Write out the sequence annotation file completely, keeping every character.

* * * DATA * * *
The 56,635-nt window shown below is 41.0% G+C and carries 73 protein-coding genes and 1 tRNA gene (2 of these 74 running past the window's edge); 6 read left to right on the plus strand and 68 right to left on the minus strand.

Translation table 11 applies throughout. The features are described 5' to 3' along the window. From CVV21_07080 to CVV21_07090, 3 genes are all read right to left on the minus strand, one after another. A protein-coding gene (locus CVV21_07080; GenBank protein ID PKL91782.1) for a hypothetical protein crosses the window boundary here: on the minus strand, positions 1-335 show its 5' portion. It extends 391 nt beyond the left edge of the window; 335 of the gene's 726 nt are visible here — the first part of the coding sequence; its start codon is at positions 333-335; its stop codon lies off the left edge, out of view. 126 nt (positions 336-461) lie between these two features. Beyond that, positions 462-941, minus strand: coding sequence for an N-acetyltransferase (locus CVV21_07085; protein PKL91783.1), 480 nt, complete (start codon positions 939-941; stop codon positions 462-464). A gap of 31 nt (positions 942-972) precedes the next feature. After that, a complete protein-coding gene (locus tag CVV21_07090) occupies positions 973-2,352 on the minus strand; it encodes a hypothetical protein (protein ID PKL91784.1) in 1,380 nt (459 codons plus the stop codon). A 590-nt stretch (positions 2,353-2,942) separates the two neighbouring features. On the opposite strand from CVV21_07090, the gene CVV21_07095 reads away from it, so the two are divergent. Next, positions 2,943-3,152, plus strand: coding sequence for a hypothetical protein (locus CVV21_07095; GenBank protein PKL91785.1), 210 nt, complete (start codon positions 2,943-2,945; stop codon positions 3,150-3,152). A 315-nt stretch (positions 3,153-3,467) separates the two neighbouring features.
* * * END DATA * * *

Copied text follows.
The 56,635-nt window shown below is 41.0% G+C and carries 73 protein-coding genes and 1 tRNA gene (2 of these 74 running past the window's edge); 6 read left to right on the plus strand and 68 right to left on the minus strand.

Translation table 11 applies throughout. The features are described 5' to 3' along the window. From CVV21_07080 to CVV21_07090, 3 genes are all read right to left on the minus strand, one after another. A protein-coding gene (locus CVV21_07080; GenBank protein ID PKL91782.1) for a hypothetical protein crosses the window boundary here: on the minus strand, positions 1-335 show its 5' portion. It extends 391 nt beyond the left edge of the window; 335 of the gene's 726 nt are visible here — the first part of the coding sequence; its start codon is at positions 333-335; its stop codon lies off the left edge, out of view. 126 nt (positions 336-461) lie between these two features. Beyond that, positions 462-941, minus strand: coding sequence for an N-acetyltransferase (locus CVV21_07085; protein PKL91783.1), 480 nt, complete (start codon positions 939-941; stop codon positions 462-464). A gap of 31 nt (positions 942-972) precedes the next feature. After that, a complete protein-coding gene (locus tag CVV21_07090) occupies positions 973-2,352 on the minus strand; it encodes a hypothetical protein (protein ID PKL91784.1) in 1,380 nt (459 codons plus the stop codon). A 590-nt stretch (positions 2,353-2,942) separates the two neighbouring features. On the opposite strand from CVV21_07090, the gene CVV21_07095 reads away from it, so the two are divergent. Next, positions 2,943-3,152, plus strand: coding sequence for a hypothetical protein (locus CVV21_07095; GenBank protein PKL91785.1), 210 nt, complete (start codon positions 2,943-2,945; stop codon positions 3,150-3,152). A 315-nt stretch (positions 3,153-3,467) separates the two neighbouring features.